I've had a little bit of a spread. I've had most of them still go in as is like junior software engineers. Some of them in their first year within the enterprise have won awards for convincing enterprise to open some of their tech. Some of them have gone more into social media and comms aspects or in business engineering, business consulting. I've had a couple go to Red Hat Consulting, for example. And so they've used their open source knowledge, their experience in the open source way there. I don't think I've had anybody yet go straight into an OSPO. But who knows?

Sam Ramji:
It's fascinating. It's a really interesting time when we're starting to get beyond the belief that the only thing that is valuable in open source is the code.

Stephen Jacobs:
Yeah.

Sam Ramji:
You're going to see a lot more view of the full set of skills that are required to make projects popular, successful, onboard new developers, make sure the documentation is good. So what contribution is defined as is starting to change. And I think OSPOs are doing a good job of that. And I think that's something that you're providing leadership in. And so hopefully we'll end up in a more modern view of what it means to be part of an open source community and to be a contributor as a result of the work that you're doing.

Stephen Jacobs:
I hope so. I think some of the research that Chaos does, that the Ford and Alfred P Sloan Foundation Critical Digital Infrastructure Project has been doing, Nadia Eghbal's writings in roads and bridges and working in public. I think those are all really helping.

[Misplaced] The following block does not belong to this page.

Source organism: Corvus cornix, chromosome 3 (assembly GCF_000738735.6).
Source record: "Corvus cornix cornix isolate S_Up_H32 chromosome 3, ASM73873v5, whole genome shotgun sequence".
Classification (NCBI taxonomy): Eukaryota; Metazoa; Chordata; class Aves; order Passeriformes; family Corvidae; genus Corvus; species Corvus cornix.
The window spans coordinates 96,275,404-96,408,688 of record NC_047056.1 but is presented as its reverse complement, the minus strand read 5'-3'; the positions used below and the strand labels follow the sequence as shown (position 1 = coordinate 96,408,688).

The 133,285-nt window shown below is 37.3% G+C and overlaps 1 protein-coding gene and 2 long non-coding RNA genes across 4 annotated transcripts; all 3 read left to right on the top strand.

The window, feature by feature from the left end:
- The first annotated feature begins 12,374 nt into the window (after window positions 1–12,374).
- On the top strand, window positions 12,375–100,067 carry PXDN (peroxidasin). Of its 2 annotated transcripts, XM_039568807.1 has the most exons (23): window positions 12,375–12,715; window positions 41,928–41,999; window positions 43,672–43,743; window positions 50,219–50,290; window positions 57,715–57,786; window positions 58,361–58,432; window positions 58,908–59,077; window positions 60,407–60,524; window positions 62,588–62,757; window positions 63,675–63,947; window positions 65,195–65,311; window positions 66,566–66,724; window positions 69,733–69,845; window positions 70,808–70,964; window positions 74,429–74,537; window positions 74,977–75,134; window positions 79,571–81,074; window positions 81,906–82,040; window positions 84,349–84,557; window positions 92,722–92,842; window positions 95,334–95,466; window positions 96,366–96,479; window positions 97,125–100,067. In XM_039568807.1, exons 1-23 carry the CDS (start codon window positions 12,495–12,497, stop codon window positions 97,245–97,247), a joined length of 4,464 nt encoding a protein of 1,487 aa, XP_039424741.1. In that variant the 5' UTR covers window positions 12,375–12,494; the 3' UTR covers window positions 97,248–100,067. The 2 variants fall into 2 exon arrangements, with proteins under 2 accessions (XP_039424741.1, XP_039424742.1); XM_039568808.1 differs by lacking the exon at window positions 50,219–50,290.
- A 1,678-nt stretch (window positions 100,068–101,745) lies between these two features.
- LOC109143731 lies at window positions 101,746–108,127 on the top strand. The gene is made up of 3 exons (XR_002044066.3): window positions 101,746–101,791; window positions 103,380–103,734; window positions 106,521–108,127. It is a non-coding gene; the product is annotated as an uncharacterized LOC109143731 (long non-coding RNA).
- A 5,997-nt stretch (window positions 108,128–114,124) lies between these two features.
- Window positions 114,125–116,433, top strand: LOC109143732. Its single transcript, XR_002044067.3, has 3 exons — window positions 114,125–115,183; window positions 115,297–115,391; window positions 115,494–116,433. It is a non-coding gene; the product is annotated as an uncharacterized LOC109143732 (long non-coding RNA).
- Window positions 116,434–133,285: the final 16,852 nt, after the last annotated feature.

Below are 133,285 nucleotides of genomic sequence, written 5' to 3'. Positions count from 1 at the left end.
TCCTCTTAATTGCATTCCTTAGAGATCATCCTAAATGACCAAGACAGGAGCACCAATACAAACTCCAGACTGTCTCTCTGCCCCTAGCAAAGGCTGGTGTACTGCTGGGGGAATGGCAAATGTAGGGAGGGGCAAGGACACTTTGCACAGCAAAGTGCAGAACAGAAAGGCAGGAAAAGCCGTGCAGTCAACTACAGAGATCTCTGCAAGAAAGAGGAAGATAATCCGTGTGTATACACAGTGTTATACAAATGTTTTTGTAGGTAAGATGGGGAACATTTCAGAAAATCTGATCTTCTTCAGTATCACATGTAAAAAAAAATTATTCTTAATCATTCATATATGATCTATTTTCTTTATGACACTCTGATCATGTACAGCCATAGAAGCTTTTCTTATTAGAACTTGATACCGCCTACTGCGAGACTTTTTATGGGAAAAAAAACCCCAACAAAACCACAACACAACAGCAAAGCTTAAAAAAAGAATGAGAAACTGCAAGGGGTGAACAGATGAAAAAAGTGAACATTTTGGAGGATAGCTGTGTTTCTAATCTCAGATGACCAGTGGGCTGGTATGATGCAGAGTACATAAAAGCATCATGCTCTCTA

Sam Ramji:
So I usually start each conversation with this question, but this might lead into a future conversation that we can have together. What does open source data mean to you?

Stephen Jacobs:
So for me, it means a couple of things. With the Libra Core program, those co-ops of students providing the community consulting now being funded by the Alfred P Sloan Foundation to do that for my own faculty and staff. There are those data projects. We've worked with the Seneca Park Zoo, which is, though a small zoo in Rochester, New York, very involved with a One Cubic Foot Biodiversity Project, and is doing all kinds of work in conservation, animal management, and eco-structure management, via open data and trying to make that open data more accessible to the public. So those projects are really cool. And then there's the aspect of open data and the data on open data and open science and open source, helping further and broaden Academia's vision of what the impact of your work or the translation of your work is and how it gets measured or demonstrated.